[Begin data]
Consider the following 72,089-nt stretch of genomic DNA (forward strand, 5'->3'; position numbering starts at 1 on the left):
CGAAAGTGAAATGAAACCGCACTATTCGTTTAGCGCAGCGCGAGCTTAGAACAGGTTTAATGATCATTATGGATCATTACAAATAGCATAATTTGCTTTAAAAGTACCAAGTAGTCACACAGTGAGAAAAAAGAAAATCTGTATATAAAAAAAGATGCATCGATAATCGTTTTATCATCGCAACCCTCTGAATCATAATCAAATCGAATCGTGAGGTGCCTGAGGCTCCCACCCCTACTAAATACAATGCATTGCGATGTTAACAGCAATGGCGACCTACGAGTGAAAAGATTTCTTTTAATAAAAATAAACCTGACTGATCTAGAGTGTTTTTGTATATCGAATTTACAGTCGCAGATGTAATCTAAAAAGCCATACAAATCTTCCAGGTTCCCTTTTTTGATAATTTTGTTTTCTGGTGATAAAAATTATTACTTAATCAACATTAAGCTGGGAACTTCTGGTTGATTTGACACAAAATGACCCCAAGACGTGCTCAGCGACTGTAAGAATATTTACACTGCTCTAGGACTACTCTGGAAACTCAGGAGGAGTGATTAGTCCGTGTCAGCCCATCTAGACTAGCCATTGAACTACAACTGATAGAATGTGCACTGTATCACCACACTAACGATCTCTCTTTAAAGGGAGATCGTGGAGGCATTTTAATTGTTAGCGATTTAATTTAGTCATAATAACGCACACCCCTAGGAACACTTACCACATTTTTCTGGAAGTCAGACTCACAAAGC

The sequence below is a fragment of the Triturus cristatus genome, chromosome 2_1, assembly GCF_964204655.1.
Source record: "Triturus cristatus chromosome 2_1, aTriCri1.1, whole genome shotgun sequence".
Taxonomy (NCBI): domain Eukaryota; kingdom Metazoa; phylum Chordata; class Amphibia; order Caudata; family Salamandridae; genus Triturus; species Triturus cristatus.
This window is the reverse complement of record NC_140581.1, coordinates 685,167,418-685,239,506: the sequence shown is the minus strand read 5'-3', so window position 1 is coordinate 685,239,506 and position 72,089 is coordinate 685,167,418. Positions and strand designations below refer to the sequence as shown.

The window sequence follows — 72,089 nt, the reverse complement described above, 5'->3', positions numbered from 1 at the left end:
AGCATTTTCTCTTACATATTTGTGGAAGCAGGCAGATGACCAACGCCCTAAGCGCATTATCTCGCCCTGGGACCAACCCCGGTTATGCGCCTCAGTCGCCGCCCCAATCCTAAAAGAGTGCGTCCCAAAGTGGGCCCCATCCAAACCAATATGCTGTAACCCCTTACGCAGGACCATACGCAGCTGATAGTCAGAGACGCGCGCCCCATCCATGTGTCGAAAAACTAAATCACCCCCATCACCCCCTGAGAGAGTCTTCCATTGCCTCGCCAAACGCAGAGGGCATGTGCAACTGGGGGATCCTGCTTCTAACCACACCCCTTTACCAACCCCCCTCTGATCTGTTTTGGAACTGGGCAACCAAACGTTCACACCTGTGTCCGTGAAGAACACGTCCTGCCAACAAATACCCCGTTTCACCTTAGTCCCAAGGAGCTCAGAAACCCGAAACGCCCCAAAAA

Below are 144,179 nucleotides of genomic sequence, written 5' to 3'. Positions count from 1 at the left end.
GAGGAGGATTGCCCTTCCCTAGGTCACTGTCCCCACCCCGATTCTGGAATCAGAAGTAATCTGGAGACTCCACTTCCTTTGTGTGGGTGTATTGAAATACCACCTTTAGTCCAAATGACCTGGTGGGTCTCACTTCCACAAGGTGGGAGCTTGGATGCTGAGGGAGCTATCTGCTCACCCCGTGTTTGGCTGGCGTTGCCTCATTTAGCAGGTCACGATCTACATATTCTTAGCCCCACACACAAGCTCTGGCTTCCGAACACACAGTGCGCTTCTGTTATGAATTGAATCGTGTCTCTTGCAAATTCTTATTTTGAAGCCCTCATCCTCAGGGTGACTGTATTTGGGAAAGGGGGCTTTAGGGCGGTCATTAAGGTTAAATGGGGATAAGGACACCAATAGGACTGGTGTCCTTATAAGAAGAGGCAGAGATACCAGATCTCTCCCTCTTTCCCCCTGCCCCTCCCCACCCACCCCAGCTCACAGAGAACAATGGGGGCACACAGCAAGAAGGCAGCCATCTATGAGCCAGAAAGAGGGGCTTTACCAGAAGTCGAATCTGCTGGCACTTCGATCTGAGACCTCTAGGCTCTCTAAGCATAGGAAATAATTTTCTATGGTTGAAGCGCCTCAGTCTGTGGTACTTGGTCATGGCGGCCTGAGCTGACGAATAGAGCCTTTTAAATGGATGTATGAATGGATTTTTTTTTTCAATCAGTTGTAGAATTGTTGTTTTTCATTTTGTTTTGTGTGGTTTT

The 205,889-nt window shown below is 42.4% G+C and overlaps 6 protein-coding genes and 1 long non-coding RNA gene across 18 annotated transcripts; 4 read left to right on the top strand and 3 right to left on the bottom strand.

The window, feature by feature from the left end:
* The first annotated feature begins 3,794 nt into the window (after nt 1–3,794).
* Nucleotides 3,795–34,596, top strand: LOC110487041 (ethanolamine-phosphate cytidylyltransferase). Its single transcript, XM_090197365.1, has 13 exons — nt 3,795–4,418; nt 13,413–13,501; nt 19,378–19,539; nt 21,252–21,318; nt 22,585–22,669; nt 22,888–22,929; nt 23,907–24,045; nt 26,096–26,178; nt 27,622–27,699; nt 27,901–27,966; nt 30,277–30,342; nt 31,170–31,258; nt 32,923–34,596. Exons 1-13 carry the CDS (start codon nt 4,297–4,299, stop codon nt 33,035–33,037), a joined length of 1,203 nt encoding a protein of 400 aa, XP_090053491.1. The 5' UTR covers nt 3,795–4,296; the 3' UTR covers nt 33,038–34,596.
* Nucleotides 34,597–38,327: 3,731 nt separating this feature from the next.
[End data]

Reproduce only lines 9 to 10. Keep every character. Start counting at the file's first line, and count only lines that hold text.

Below are 144,179 nucleotides of genomic sequence, written 5' to 3'. Positions count from 1 at the left end.
GAGGAGGATTGCCCTTCCCTAGGTCACTGTCCCCACCCCGATTCTGGAATCAGAAGTAATCTGGAGACTCCACTTCCTTTGTGTGGGTGTATTGAAATACCACCTTTAGTCCAAATGACCTGGTGGGTCTCACTTCCACAAGGTGGGAGCTTGGATGCTGAGGGAGCTATCTGCTCACCCCGTGTTTGGCTGGCGTTGCCTCATTTAGCAGGTCACGATCTACATATTCTTAGCCCCACACACAAGCTCTGGCTTCCGAACACACAGTGCGCTTCTGTTATGAATTGAATCGTGTCTCTTGCAAATTCTTATTTTGAAGCCCTCATCCTCAGGGTGACTGTATTTGGGAAAGGGGGCTTTAGGGCGGTCATTAAGGTTAAATGGGGATAAGGACACCAATAGGACTGGTGTCCTTATAAGAAGAGGCAGAGATACCAGATCTCTCCCTCTTTCCCCCTGCCCCTCCCCACCCACCCCAGCTCACAGAGAACAATGGGGGCACACAGCAAGAAGGCAGCCATCTATGAGCCAGAAAGAGGGGCTTTACCAGAAGTCGAATCTGCTGGCACTTCGATCTGAGACCTCTAGGCTCTCTAAGCATAGGAAATAATTTTCTATGGTTGAAGCGCCTCAGTCTGTGGTACTTGGTCATGGCGGCCTGAGCTGACGAATAGAGCCTTTTAAATGGATGTATGAATGGATTTTTTTTTTCAATCAGTTGTAGAATTGTTGTTTTTCATTTTGTTTTGTGTGGTTTT